A Guide To Vietnam’s Taxation System.

Updated: Dec 15, 2020










Everything you need to know about how Vietnam’s taxation system works.


Vietnam has shown itself to be a strong and tough economy, having positive growth against a global pandemic backdrop. Although its growth rate has been dampened in the face of Covid-19, Vietnam is still one of the luckier countries that has experienced solid economic growth in 2020. Vietnam’s taxation system is straightforward and is set out as such:


Vietnam’s Taxation System


The General Department of Taxation, a branch under the Ministry of Finance oversees all taxation activities within the country. The taxation year follows the classic calendar year, 1st January to 31st December. However, if an individual that is to be taxed under Vietnam’s taxation laws arrives in Vietnam with less than 183 days remaining for the calendar year, the individual is taxed 12 months from their date of arrival.


Individuals that have to pay taxes under Vietnam’s laws are required to have a tax code in order to file their tax returns.


An individual is considered a resident of Vietnam for tax purposes when the following conditions are met:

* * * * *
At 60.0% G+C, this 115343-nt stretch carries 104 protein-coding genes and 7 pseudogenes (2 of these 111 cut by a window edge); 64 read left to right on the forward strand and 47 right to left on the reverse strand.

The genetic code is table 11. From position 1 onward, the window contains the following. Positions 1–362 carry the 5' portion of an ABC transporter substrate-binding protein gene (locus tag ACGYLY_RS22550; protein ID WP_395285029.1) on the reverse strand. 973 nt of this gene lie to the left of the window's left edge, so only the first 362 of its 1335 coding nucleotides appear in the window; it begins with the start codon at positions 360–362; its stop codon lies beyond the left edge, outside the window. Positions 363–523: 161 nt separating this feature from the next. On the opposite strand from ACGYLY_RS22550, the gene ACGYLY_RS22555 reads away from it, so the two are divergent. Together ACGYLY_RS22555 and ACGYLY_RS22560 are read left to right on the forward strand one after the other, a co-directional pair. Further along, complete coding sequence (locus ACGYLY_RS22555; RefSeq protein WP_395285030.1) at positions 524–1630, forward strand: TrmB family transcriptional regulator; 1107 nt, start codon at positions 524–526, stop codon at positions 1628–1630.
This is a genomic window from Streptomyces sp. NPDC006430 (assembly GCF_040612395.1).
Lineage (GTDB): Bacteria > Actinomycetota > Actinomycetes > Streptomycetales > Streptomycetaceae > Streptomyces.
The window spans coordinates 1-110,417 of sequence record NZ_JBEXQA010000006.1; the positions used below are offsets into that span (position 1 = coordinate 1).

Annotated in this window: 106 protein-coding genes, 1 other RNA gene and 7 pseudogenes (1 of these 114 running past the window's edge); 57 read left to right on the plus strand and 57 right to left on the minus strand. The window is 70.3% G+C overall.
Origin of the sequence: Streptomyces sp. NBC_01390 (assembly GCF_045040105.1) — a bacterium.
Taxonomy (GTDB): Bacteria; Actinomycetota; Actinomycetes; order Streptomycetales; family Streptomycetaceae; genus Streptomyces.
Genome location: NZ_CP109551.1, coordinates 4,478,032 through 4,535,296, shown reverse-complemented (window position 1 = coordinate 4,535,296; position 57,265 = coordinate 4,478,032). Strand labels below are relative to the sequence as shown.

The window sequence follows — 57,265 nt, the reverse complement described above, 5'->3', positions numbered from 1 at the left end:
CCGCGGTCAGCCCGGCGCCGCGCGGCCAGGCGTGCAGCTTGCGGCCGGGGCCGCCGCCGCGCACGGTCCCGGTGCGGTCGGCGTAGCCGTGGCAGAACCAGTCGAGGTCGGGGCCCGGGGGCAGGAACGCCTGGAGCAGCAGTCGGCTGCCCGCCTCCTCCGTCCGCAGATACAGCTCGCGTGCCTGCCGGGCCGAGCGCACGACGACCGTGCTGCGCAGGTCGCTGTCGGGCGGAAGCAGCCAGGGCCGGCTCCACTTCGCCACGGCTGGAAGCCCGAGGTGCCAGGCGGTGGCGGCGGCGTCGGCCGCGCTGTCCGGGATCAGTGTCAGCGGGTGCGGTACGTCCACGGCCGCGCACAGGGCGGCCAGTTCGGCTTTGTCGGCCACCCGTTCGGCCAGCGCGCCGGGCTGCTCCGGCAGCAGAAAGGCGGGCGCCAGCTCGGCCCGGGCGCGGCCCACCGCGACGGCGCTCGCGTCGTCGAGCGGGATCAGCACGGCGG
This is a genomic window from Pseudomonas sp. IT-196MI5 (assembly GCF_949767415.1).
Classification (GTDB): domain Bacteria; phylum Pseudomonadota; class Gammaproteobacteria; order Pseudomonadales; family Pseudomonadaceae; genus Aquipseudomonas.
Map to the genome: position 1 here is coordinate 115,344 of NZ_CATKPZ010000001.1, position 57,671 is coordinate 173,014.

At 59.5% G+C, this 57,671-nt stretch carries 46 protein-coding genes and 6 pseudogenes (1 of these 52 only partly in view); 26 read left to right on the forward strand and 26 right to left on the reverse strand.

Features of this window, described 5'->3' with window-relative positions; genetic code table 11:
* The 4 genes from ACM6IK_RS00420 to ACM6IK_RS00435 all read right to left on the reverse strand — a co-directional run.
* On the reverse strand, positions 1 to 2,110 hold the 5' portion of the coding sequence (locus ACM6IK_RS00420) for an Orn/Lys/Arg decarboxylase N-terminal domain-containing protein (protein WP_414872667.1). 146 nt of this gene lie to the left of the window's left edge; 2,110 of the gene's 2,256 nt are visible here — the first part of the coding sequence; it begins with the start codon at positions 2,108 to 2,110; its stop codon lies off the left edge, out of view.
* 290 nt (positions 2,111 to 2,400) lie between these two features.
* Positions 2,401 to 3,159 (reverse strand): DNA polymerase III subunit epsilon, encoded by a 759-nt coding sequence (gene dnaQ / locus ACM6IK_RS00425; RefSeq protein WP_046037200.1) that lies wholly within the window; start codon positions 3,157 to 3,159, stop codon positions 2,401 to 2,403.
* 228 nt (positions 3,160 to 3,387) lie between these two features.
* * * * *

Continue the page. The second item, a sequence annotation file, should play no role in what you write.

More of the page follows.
• A person is physically present in Vietnam for 183 days or more within 365 days

  • A person possesses a permanent residential place in Vietnam


Vietnam’s taxation system rates


Personal Income Tax:


Level of Income (in Vietnam Dollars, Dong) / Tax Rate


Up to 5,000,000 / 5%

Over 5,000,000 to 10,000,000 / 10%

Over 10,000,000 to 18,000,000 / 15%

Over 18,000,000 to 32,000,000 / 20%

Over 32,000,000 to 52,000,000 / 25%

Over 52,000,000 to 80,000,000 / 30%

Above 80,000,000 / 35%


Corporate Income Tax:


Vietnam imposes a flat rate tax level of 20%.

For companies that qualify under the oil and gas industry, Vietnam imposes higher tax rates of 32% to 50%.


For companies that engage in prospecting, exploration and exploitation of mineral resources, Vietnam imposes an even higher tax rate of 40% to 50%.


To finish, those are the ins and outs of Vietnam’s taxation system so you can get all your legal ducks in a row before doing business in the nation.


By Celestine Loh.


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